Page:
LONDON — Vincent Hancock won gold in skeet shooting here this week, missing just two of 150 targets in the competition. It was an extraordinary performance and unprecedented, too. Hancock prevailed in the same event in Beijing in 2008, making him the first skeet shooter to successfully defend his Olympic title.
The man is a superstar in his sport. So what riches await this impeccably mannered, 23-year-old Army captain when he returns home? What companies are lining up to write sponsorship checks? What signs are there that his life is about to change?
“None, really," he said in an interview on Wednesday. “I’ll try to go after some of the higher profile companies in November, once I leave the military. But I’m not going to get greedy. I’ll be thankful for anything I’m given."
Mamas, don’t let your babies grow up to be skeet shooters. Or slalom canoers. Or judo fighters. Or, to be quite blunt about it, any sport that has an international audience only when the Olympics roll around. Not if you would like your babies to take long, post-glory media tours and pocket wads of cash.
The reality is that even competitors in popular sports are likely to find that life after gold is not very lucrative.
There are always a handful of breakout stars in the games, and the most compelling and accomplished will turn up on Wheaties boxes or in Adidas ads.
But such triumphs are the exception. Great, earsplitting ka-ching moments elude the overwhelming majority of Olympians.
“Just look at swimming," says Peter Carlisle of Octagon, a sports marketing firm in McLean, Va.
“One of the most popular sports at the Olympics, and there are a lot of U.S. gold medals in swimming. If you’re an American, you need to stand out, you need to be distinguishable. There’s no way all the gold medal American swimmers will wind up in the mainstream market."
If even athletes in big-time sports have trouble getting paid in the United States, imagine the fate of winners of obscure gold in smaller countries. Michele Frangilli of Italy just beat all comers in men’s archery. Let’s just say he is not expecting that his next car will be a Lamborghini.
“Normally, this is a sport that is not existing for most people in Italy," Frangilli said on Thursday. “Only football (soccer). People know archery during the Olympics."
Any nibbles since the victory?
“At the moment, no," he said. “Maybe when I go home. But Giorgio Armani — you know who is Giorgio Armani? — he is a sponsor of the Italian Olympic Committee, so probably we will be in some kind of advertising. The whole team."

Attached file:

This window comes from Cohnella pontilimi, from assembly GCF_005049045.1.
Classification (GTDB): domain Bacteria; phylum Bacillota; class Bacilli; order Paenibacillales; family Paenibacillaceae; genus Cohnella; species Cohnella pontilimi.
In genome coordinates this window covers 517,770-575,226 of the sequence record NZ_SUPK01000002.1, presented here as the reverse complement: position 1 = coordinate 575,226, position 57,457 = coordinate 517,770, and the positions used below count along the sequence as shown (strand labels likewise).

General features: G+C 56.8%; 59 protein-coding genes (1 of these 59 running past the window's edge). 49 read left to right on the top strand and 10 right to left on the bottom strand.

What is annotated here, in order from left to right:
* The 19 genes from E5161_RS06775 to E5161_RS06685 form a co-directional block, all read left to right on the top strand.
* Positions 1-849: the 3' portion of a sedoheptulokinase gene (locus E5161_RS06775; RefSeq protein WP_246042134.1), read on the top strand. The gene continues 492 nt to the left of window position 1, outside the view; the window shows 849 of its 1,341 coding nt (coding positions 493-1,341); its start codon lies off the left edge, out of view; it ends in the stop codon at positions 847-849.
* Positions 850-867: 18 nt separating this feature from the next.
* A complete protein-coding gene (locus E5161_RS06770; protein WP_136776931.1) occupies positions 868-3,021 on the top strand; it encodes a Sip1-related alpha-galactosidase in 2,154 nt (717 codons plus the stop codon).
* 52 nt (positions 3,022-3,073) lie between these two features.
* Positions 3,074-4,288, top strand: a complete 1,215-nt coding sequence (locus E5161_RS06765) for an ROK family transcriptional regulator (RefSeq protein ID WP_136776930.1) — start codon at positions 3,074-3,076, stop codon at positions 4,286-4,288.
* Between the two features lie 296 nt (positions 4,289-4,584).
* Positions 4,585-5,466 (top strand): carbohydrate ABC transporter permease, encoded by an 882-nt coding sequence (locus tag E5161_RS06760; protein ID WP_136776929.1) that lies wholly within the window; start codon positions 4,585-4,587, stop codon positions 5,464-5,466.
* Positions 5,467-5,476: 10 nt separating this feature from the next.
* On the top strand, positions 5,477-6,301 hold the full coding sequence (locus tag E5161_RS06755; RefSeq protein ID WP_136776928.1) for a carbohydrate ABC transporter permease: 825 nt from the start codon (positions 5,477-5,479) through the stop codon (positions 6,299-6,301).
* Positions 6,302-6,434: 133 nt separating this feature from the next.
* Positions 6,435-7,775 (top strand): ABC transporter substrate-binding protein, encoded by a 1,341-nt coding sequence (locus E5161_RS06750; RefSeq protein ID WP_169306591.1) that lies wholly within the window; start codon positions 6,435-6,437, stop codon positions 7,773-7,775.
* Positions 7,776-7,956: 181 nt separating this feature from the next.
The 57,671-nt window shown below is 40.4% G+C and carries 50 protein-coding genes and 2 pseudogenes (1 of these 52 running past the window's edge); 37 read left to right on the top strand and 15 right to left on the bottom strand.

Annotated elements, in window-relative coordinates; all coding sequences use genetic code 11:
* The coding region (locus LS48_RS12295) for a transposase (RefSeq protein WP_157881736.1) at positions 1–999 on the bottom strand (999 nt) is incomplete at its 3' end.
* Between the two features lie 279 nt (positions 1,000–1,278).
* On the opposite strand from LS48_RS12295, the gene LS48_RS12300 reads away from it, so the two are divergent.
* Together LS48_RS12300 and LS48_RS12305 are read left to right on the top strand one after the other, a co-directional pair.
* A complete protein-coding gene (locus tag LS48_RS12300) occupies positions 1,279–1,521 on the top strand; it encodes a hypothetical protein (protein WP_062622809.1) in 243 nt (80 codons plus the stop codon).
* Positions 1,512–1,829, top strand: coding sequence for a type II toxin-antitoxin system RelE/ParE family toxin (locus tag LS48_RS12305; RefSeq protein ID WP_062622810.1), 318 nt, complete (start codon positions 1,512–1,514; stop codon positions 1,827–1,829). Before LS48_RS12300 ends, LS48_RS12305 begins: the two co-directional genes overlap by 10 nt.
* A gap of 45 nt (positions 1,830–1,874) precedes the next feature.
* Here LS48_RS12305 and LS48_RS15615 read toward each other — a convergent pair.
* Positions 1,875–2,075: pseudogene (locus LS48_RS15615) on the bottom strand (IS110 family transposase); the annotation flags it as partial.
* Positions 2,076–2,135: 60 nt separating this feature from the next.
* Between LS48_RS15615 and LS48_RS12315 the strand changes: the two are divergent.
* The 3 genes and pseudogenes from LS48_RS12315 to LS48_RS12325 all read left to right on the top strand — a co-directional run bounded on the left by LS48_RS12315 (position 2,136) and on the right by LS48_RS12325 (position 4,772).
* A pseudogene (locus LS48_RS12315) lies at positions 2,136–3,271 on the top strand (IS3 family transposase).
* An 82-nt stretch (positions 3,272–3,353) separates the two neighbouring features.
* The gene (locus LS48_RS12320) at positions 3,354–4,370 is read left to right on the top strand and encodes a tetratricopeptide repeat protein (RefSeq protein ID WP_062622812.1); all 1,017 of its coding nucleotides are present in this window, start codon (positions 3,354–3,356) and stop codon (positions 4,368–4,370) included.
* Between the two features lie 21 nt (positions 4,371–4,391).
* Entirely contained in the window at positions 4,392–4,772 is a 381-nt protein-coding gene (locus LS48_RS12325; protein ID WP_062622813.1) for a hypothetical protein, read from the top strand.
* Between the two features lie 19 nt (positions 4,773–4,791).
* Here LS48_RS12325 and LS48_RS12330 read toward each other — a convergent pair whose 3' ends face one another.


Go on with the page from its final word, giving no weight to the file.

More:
Urska Zolnir of Slovenia won a gold medal in women’s judo on Wednesday. There will be a parade in honor of her and her teammates once the games are over, in the capital city of Ljubljana, and she is expecting interviews with magazines and radio stations in the next couple of weeks. But sponsorships and enduring fame? No way.
“I will not be rich," she said, with a smile, during an interview in the athletes’ village. Which is just fine with her. The role model pressure, the performance anxiety of interviews — she could live without it. Her goal, she explained, is to get back to training with a minimum of intrusion. Or as she put it, “Just to be the same like was before the medal."
But if there is a way to turn all that practice and toil into dollars, why not? Four years ago, Hancock was barred from accepting a couple of sponsorship offers because of military rules. He was, however, allowed to pocket a total of $105,000, from the U.S. Olympic Committee and the USA Shooting team.
“It was enough for a down payment on a house," Hancock said. “Didn’t pay for the whole house, by any means."
In the immediate aftermath of his Beijing medal, he remembers, there were few requests for interviews.
“Quite frankly, people weren’t that interested in us," he said. The ever-simmering issue of gun control might have had something to do with it. “We aren’t the most politically sound sport out there."
Once he returned to the United States, there was an appearance on Oprah Winfrey’s show, in Chicago, though that was with medalists in a bunch of sports, so the stage was crowded. Hancock had a moment to say hello to Oprah and that was about it. There were a few radio interviews, and some other TV cameos. And then, nothing.
For a while, Hancock decided to quit. The joy had gone out of skeet shooting, and he had achieved his ultimate goal, Olympic gold, at the age of 19. What do you do after that?
Win it again, he ultimately decided.
As made-for-television tales go, this one sounds pitchable: All-American type nearly retires, then returns and repeats gold medal showing, in a sport where that has never been done. But there is a meta competition at the Olympics, a contest of personal narratives, and Hancock is a low seed in this tournament. The trick is to be introduced to the public before your event takes place, so that the public knows you pre-triumph. To qualify for that kind of TV time you need a personal tale that wins the attention of NBC producers, who, courtesy of their broadcasting rights, are arguably the real king makers here.